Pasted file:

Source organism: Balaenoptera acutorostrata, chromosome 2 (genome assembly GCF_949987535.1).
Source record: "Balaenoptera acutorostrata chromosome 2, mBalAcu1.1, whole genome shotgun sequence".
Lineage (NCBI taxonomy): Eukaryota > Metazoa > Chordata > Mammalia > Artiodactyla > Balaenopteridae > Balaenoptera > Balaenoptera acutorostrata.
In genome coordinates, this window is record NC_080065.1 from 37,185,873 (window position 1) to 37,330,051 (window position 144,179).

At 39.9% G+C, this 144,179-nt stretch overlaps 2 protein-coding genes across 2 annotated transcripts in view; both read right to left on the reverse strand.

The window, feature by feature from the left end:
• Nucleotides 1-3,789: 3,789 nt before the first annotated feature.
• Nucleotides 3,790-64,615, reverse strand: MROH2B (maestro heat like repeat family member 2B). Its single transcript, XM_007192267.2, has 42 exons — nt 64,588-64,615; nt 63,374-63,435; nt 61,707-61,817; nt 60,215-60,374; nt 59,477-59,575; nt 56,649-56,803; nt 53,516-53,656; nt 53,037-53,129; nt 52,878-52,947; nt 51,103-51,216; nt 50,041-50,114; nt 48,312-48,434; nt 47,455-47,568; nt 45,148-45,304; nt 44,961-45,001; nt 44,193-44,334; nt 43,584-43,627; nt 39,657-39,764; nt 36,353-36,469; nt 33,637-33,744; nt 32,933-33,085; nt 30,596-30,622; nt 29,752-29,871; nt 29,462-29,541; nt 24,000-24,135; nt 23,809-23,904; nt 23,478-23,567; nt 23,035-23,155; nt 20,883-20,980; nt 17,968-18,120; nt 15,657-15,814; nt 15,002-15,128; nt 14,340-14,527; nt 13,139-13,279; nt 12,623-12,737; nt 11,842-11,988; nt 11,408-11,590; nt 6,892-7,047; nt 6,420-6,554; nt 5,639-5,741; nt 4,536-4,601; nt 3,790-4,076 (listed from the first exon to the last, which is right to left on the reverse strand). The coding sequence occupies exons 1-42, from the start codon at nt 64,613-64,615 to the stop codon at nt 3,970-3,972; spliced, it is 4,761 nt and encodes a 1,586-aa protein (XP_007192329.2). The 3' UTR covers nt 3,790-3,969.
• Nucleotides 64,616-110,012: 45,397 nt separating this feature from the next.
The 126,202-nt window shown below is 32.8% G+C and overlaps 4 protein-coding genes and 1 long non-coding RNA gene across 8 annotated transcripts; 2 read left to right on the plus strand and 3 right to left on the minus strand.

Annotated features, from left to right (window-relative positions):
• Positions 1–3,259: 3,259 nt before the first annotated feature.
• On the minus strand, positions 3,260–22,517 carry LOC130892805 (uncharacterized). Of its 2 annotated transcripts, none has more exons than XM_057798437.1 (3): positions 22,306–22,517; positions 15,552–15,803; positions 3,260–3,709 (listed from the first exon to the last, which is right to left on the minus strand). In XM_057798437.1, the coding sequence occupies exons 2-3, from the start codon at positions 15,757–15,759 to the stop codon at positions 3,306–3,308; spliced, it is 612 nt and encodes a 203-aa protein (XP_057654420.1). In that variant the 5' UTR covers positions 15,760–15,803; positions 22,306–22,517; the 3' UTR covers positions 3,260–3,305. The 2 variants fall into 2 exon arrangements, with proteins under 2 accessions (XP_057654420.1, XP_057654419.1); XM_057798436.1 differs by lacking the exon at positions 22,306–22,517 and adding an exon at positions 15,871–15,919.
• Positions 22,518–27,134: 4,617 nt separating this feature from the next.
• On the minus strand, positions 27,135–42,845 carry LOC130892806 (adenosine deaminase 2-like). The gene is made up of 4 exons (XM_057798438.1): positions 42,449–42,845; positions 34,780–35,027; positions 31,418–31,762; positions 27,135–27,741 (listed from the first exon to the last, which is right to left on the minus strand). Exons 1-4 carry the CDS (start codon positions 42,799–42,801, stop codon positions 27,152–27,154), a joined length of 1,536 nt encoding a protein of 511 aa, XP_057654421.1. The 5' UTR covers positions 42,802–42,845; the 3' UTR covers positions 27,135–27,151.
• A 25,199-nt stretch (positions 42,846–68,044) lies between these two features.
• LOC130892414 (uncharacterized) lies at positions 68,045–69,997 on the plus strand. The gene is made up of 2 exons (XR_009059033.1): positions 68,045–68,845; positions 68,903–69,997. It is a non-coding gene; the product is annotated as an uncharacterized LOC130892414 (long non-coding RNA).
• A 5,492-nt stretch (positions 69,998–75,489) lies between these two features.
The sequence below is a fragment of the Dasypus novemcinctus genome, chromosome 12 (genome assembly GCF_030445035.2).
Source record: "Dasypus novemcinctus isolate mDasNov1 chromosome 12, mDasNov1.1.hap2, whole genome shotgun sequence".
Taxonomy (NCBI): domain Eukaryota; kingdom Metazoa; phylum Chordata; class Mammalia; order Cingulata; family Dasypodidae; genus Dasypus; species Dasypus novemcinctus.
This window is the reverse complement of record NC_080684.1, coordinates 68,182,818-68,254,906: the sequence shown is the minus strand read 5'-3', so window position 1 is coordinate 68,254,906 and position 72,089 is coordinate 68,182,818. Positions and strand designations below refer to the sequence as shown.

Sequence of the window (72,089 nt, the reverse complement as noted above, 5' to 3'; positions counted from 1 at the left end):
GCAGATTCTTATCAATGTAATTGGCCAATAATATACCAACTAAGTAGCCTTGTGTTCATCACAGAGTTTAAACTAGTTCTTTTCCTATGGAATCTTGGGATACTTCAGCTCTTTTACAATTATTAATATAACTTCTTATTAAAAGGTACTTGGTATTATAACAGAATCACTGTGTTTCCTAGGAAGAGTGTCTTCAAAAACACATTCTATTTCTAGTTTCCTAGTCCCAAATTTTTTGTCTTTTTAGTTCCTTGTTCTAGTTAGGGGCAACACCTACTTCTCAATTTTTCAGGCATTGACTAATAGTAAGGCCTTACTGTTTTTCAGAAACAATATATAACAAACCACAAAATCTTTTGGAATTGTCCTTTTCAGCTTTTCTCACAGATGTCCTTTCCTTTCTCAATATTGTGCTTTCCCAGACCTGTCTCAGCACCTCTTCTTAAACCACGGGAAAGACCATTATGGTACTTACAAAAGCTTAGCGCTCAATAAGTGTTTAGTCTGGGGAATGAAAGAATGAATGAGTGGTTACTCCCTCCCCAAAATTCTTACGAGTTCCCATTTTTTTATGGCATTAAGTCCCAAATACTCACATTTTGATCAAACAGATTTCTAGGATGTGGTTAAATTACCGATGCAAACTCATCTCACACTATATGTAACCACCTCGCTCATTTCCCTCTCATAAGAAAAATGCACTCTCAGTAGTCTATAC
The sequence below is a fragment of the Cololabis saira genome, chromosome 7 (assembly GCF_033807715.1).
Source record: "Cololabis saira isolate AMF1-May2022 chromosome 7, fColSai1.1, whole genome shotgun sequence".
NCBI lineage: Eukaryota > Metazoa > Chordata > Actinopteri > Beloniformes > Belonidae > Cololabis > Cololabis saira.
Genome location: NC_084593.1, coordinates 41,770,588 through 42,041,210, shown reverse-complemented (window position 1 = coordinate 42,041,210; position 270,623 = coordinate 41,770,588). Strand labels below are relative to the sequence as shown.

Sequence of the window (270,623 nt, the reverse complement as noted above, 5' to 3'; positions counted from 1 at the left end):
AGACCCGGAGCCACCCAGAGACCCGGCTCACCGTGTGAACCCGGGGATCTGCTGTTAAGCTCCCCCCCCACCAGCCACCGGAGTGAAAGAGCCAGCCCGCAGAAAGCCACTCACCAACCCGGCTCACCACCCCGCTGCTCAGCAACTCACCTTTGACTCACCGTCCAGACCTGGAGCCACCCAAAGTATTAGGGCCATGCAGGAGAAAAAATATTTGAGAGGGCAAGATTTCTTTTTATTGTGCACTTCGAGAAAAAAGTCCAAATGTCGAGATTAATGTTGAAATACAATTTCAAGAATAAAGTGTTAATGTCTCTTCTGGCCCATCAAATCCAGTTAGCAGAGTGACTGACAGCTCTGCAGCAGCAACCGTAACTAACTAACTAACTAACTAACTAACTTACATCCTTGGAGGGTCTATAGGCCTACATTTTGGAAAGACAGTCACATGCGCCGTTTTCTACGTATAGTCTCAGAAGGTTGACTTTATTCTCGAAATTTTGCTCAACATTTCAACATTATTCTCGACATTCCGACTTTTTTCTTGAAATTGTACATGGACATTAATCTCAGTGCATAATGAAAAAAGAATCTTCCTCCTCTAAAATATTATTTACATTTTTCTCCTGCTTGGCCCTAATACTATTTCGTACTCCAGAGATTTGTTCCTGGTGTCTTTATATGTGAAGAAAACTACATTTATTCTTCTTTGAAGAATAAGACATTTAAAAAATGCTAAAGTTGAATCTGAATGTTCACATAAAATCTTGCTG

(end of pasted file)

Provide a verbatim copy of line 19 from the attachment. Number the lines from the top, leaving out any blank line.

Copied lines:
The sequence below is a fragment of the Dasypus novemcinctus genome, chromosome 12 (genome assembly GCF_030445035.2).